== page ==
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Williams to Stay with Skins (1 Viewer)



Redskins Reach Deal to Keep Williams

By Jason La Canfora

Washington Post Staff Writer

Tuesday, January 3, 2006; 1:57 PM

The Washington Redskins have reached an agreement with Gregg Williams that will keep him as the team's assistant head coach for defense, the team announced today.

The deal was first reported by Foxsports.com, which said he received a three-year contract extension worth $8 million -- a deal worth more than what many NFL head coaches make.

"Gregg is a valuable and important member of our organization," Redskins Coach Joe Gibbs in a statement released by the team. "This is a first step in recognizing his contributions and maintaining consistency among our coaches."

Williams, 47, was expected to be one of the most hotly pursued candidates for several vacant head coaching jobs in the NFL, and four teams -- Kansas City, St. Louis, Houston and Minnesota -- were interested in him. The Texans contacted Gibbs on Monday to ask permission to interview Williams next week.

Williams had said that St. Louis, Kansas City and Houston "intrigued" him but also repeatedly stated that he loves coaching in Washington and has turned down opportunities in the past. He already was one of the highest-paid assistants in NFL history and Redskins owner Daniel Snyder wanted badly to keep him from leaving.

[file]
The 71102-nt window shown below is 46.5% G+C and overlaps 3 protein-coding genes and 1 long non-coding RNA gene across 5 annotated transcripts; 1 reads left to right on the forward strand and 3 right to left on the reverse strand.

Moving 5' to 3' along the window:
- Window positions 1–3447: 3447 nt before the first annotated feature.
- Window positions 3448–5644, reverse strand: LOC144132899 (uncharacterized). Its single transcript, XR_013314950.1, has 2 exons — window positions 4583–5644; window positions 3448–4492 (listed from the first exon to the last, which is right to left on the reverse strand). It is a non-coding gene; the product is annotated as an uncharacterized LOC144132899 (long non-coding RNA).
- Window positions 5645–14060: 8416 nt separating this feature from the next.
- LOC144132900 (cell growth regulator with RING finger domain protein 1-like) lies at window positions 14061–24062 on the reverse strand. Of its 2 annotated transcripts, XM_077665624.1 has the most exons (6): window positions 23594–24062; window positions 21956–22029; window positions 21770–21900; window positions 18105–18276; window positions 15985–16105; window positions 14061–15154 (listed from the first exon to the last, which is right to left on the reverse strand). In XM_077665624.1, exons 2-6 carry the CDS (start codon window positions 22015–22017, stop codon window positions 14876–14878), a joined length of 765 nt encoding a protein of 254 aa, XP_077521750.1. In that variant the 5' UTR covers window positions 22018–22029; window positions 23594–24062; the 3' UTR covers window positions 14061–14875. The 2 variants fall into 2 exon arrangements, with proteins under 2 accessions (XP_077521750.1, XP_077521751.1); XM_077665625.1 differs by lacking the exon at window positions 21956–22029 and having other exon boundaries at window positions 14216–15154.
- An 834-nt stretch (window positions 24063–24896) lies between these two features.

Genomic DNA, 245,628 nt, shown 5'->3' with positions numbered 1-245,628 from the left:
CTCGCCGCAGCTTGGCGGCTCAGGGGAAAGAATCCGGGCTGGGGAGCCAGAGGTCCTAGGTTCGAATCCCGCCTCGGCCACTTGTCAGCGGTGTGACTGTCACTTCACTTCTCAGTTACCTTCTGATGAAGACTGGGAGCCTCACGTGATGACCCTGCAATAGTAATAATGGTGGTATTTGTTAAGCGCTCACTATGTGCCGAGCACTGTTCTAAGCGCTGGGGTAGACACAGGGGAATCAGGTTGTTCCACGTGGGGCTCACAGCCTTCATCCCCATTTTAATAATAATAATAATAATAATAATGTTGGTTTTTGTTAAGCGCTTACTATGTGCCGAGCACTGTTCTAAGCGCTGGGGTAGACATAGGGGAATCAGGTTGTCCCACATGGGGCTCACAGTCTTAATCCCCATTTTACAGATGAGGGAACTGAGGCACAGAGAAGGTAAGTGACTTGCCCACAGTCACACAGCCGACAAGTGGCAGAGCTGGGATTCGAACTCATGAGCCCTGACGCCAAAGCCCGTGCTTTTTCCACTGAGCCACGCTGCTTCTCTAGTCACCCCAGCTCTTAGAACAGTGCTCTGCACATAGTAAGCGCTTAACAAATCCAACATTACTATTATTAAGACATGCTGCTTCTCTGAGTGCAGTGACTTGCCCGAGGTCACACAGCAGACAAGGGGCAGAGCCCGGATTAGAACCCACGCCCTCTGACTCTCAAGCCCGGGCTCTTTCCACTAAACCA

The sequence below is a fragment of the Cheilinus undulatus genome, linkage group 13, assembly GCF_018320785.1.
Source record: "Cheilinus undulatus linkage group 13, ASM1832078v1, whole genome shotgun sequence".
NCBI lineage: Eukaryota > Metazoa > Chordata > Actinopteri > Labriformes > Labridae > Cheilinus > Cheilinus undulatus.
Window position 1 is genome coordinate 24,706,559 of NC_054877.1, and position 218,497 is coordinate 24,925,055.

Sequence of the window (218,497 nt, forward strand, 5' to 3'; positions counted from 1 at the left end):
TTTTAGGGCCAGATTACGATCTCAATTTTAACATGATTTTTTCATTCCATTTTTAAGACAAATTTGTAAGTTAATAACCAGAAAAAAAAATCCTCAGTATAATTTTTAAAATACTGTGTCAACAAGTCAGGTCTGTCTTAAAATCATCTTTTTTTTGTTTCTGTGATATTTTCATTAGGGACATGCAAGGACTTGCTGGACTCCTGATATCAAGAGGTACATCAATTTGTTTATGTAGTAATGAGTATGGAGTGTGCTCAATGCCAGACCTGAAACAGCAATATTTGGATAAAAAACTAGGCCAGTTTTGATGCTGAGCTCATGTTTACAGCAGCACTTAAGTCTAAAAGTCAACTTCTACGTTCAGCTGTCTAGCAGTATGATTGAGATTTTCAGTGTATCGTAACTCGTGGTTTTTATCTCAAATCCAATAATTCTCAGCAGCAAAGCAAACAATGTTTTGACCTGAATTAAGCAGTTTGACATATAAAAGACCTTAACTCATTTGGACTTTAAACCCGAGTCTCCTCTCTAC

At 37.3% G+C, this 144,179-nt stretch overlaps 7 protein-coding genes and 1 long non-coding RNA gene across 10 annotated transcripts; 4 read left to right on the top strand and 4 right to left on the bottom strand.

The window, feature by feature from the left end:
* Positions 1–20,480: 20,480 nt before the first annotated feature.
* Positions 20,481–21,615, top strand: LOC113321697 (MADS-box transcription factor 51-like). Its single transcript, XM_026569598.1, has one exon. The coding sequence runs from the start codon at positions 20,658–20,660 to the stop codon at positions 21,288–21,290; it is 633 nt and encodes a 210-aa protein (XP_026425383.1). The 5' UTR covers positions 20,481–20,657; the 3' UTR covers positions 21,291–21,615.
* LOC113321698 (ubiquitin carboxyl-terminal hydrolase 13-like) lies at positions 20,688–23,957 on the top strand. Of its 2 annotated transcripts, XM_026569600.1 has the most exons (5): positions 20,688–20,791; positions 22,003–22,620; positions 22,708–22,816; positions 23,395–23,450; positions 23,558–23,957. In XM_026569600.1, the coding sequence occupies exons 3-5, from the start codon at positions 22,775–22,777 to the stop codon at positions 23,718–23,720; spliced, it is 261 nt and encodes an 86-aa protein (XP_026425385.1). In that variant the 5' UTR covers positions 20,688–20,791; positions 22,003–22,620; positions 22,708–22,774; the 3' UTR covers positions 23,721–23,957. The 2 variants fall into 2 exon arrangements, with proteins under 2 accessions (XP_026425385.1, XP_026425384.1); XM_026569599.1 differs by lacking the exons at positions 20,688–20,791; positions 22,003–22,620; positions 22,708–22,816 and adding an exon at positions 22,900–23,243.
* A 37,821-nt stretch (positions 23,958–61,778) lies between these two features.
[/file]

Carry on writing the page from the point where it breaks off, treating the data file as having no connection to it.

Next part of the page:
Williams, who was 17-31 as head coach in Buffalo from 2001-2003, was hired by Gibbs when he took over as coach and president of the Redskins in 2004. Williams has led the defense to top nine finishes each of his two seasons with Washington. Although Williams hopes to be a head coach again, he has made a strong impression on Snyder and the rest of the Redskins management and has a strong personal and professional relationship with Gibbs.

The Redskins will play their first playoff game since 1999 on Saturday, when they travel to Tampa Bay. Washington was 6-10 last season -- largely because of an ineffective offense -- and finished 10-6 this season, a record the franchise has not surpassed since Gibbs's last Super Bowl in 1991. They closed the season with five straight wins to clinch the post-season berth.

Since his defense rose to the NFL elite from humble expectations in 2004, Williams has deflected much credit to Gibbs and maintained a low profile, speaking to the media only once a week during the season and rarely at all in the offseason. He was sensitive about the slower progress of Gibbs's offense and worked behind the scenes to foster unity among both the offense and defense, team sources said.

Williams turned down two interviews for head coaching positions after the 2004 season, and campaigned hard to keep his core of highly-respected assistants from departing for other opportunities as well.

Other defensive assistants -- such as defensive coordinator Greg Blache and linebacker coach Dale Lindsey -- could be sought for higher positions elsewhere, and Snyder is expected to do whatever possible financially and otherwise to keep them as well. There is no salary cap for coaches, and Snyder has set new precedents in that regard several times since taking over the franchise in 1999.


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